The Windup Girl

Paolo Bacigalupi


"A worthy successor to Gibson" (as the cover blurb says) indeed. While I found this excellent in its vignettes it overall didn't do it for me, for reasons I can't quite pin down.

Finished on Thu, 27 Aug 2020 00:00:00 -0700.   Rating 3/5.

The House That Hitler Built

Stephen Henry Roberts


I have a thing for books written without a knowledge of the future events that will make them extremely relevant. This is one such. It was clearly influential in its day, having done through three printings in the last three months of 1937. But that means it's written before World War 2, and indeed before the Anschluss and other events, at about the last point at which it was possible to believe that Nazism might be a movement that benefited both Germany and Europe.

The interesting thing is that it doesn't – quite – do this. There are plenty of warnings that the author makes, warning that make appeasement and Munich even harder to understand: if an academic writer could see the signs they must have been available to governments, so why were they deliberately ignored? Of course Roberts couldn't see into Hitler's mind and so writes off as impossible the invasion of Poland that actually happened; but he correctly identified Austria and Czechoslovakia, and indeed France, as in danger.

It's a book of its time, though. While deploring the repression and persecution of German Jews – and remember this was written before Kristallnacht – Roberts accepts the notion of there being such a thing as a "Jewish problem" in ways that no modern person can. He accepts the notions of colonies and Mandates as something argued over by "the Powers", with scant attention paid to "the Natives" (his terms). Roberts also subscribes (or at least reports the views of those who subscribe) to the "if only the Führer knew" defence, now generally rejected as a fallacy and replaced by the view of Hitler as "the most radical National Socialist of them all" (to use Joachim Fest's phrase from The Face of the Third Reich).

Reading this book gives support to the notion of how widespread anti-Semitism really was in 1930's Europe in ways that we now forget, and it's easy to see how this might explain how people managed not to see what was coming. It definitely gives weight to CS Lewis' notion of the importance of continuing to read old books.

There are also some interesting presentiments of the modern age of information in the way that Roberts admits to falling easily into the traps set by propaganda that is endlessly repeated – by a State's media rather than by social media as we see now, but the risks are easy to see and they lead in a terrifying direction.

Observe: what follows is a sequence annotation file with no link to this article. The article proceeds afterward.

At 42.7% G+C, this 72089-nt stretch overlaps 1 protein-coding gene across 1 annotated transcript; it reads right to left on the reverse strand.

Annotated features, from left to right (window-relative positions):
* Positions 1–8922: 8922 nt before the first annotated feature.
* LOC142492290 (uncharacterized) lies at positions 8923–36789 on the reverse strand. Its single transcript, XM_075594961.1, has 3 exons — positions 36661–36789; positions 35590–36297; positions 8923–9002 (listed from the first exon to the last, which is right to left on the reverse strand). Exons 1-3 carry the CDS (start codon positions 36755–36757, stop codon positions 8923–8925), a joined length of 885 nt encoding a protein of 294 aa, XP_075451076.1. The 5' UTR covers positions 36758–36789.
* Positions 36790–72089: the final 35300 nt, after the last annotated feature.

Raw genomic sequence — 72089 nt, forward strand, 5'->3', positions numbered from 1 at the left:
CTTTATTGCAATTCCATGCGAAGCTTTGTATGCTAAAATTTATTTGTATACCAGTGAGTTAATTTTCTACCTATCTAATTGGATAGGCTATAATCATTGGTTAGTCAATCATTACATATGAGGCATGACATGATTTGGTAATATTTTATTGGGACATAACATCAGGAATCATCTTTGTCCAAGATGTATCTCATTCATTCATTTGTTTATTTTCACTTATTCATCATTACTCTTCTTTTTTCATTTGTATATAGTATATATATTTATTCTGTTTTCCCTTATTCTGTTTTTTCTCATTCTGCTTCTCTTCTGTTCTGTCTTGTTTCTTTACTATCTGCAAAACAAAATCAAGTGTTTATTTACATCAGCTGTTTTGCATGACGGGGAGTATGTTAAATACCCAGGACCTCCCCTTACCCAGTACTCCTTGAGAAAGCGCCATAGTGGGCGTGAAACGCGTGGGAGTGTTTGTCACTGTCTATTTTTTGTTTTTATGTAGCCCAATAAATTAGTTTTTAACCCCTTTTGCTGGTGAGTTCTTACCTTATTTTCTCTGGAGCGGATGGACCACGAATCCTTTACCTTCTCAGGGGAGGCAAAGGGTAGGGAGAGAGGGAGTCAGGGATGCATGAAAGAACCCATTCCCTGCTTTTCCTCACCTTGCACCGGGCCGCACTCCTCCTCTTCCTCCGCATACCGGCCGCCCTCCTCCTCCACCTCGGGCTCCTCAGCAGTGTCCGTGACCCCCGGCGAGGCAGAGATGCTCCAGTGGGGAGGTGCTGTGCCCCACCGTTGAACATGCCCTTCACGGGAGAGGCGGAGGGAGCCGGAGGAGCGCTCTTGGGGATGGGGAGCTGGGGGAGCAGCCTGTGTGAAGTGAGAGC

Finished on Sat, 08 Aug 2020 00:00:00 -0700.   Rating 4/5.

How to write an abstract

I've spent much of this week working with MSc students writing their dissertations, and this has inevitably led to the part of a dissertation that often causes the most pain to write (and read, for that matter): the abstract.

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From Dictatorship to Democracy

Gene Sharp


A how-to manual for passive resistance to a dictatorship. It's a believable presentation, perhaps a little too dry and deterministic in its suggestions about how to collapse a dictatorship's will to rule, but a book that feels amazingly and unfortunately relevant at the moment.

Finished on Sat, 01 Aug 2020 00:00:00 -0700.   Rating 3/5.


Kim Stanley Robinson


It's unusual to find a negative take on the idea of generation starships. Most authors like the idea; Robinson isn't one of them, and indeed makes a strong argument that the whole notion of planetary colonisation is flawed. It's argued so well that's it's hard to refute.

The book is excellently written as well as being closely argued: good characters and social interactions, and a sensible and believable plot. My only criticism would be that it's one chapter too long: the final beach scene doesn't add anything, in my opinion, and I'm hard-pushed to understand why it's there at all.

Finished on Wed, 29 Jul 2020 00:00:00 -0700.   Rating 4/5.

The Duke's Cut: Bridgewater Canal

Cyril J Wood


A companion to the author's work on the Manchester Ship Canal. This one is a bit lighter on the process of actually digging the canal, perhaps because it's older and perhaps because there's little more to say than that it was in fact dug, by hand.

Finished on Sat, 25 Jul 2020 06:26:44 -0700.   Rating 3/5.


W. Somerset Maugham


Better thought of as a sequence of related short stories rather than a novel, and more Leslie Charteris than Ian Fleming. If you can get past the casual racism (completely normal for the time) then it's an interesting take on the life of an intelligence operative.

Finished on Sat, 25 Jul 2020 06:22:13 -0700.   Rating 3/5.

Crusaders: An Epic History Of The Wars For The Holy Lands

Dan Jones


A fantastic narrative history, far broader in scope than might be expected from the sub-title, covering the extended campaigns in Spain and the Baltic as well as the familiar Latin Crusader States. That does make the coverage a little lighter, but Jones has covered much of the same ground form a different perspective in the (equally excellent) The Templars: The Rise and Spectacular Fall of God's Holy Warriors.

Finished on Thu, 23 Jul 2020 00:00:00 -0700.   Rating 5/5.